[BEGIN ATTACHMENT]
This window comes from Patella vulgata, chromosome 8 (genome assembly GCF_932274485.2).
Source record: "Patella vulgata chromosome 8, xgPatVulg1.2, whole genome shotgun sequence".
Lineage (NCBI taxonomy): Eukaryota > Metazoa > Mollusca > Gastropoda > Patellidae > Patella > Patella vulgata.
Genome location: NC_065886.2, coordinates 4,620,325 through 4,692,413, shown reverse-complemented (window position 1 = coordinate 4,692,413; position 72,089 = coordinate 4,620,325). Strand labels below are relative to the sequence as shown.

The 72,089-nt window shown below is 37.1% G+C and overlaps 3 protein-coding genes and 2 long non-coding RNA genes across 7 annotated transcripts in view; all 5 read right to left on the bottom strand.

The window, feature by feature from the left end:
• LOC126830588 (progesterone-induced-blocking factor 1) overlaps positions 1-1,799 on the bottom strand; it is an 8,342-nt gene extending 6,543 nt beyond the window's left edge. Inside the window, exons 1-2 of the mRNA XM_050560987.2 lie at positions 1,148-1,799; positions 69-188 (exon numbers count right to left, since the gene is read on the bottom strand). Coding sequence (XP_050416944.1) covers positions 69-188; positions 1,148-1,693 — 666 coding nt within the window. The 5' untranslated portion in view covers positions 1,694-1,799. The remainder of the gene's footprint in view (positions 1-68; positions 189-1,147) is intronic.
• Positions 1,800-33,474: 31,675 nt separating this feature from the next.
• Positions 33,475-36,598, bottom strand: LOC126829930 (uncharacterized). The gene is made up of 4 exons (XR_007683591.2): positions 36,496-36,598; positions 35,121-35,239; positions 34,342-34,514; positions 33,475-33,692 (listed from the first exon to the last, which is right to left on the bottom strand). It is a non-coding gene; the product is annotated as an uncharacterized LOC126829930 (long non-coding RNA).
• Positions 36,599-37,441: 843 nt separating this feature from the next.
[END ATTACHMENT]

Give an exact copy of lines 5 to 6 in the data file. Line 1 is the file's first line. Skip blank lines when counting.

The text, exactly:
The 72,089-nt window shown below is 37.1% G+C and overlaps 3 protein-coding genes and 2 long non-coding RNA genes across 7 annotated transcripts in view; all 5 read right to left on the bottom strand.

The window, feature by feature from the left end: